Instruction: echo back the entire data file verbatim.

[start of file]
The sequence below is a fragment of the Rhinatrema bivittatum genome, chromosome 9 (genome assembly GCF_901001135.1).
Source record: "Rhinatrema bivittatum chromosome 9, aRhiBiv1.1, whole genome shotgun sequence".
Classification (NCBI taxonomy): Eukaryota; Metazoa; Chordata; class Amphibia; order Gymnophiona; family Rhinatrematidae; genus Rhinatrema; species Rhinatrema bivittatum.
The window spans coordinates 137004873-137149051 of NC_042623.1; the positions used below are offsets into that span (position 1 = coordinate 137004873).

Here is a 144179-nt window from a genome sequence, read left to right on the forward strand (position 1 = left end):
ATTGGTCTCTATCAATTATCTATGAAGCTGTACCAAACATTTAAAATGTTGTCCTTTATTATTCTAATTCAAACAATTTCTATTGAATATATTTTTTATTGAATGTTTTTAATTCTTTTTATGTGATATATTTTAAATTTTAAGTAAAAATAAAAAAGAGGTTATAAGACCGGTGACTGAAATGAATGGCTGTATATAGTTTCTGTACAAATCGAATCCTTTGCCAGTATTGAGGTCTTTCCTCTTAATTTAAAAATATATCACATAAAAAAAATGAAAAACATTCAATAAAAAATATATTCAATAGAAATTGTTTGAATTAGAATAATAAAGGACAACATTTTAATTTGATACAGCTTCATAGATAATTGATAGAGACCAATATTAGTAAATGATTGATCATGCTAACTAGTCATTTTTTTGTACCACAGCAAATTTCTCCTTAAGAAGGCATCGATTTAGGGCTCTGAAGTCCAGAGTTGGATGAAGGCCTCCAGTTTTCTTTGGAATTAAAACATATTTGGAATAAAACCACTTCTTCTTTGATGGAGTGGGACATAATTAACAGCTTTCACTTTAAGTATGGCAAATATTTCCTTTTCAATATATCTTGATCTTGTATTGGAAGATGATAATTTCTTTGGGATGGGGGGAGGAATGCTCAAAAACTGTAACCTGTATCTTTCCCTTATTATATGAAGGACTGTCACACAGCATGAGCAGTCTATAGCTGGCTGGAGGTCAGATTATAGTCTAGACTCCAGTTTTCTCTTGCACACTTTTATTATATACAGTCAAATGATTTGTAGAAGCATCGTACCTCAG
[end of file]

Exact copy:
The sequence below is a fragment of the Rhinatrema bivittatum genome, chromosome 9 (genome assembly GCF_901001135.1).
Source record: "Rhinatrema bivittatum chromosome 9, aRhiBiv1.1, whole genome shotgun sequence".
Classification (NCBI taxonomy): Eukaryota; Metazoa; Chordata; class Amphibia; order Gymnophiona; family Rhinatrematidae; genus Rhinatrema; species Rhinatrema bivittatum.
The window spans coordinates 137004873-137149051 of NC_042623.1; the positions used below are offsets into that span (position 1 = coordinate 137004873).

Here is a 144179-nt window from a genome sequence, read left to right on the forward strand (position 1 = left end):
ATTGGTCTCTATCAATTATCTATGAAGCTGTACCAAACATTTAAAATGTTGTCCTTTATTATTCTAATTCAAACAATTTCTATTGAATATATTTTTTATTGAATGTTTTTAATTCTTTTTATGTGATATATTTTAAATTTTAAGTAAAAATAAAAAAGAGGTTATAAGACCGGTGACTGAAATGAATGGCTGTATATAGTTTCTGTACAAATCGAATCCTTTGCCAGTATTGAGGTCTTTCCTCTTAATTTAAAAATATATCACATAAAAAAAATGAAAAACATTCAATAAAAAATATATTCAATAGAAATTGTTTGAATTAGAATAATAAAGGACAACATTTTAATTTGATACAGCTTCATAGATAATTGATAGAGACCAATATTAGTAAATGATTGATCATGCTAACTAGTCATTTTTTTGTACCACAGCAAATTTCTCCTTAAGAAGGCATCGATTTAGGGCTCTGAAGTCCAGAGTTGGATGAAGGCCTCCAGTTTTCTTTGGAATTAAAACATATTTGGAATAAAACCACTTCTTCTTTGATGGAGTGGGACATAATTAACAGCTTTCACTTTAAGTATGGCAAATATTTCCTTTTCAATATATCTTGATCTTGTATTGGAAGATGATAATTTCTTTGGGATGGGGGGAGGAATGCTCAAAAACTGTAACCTGTATCTTTCCCTTATTATATGAAGGACTGTCACACAGCATGAGCAGTCTATAGCTGGCTGGAGGTCAGATTATAGTCTAGACTCCAGTTTTCTCTTGCACACTTTTATTATATACAGTCAAATGATTTGTAGAAGCATCGTACCTCAG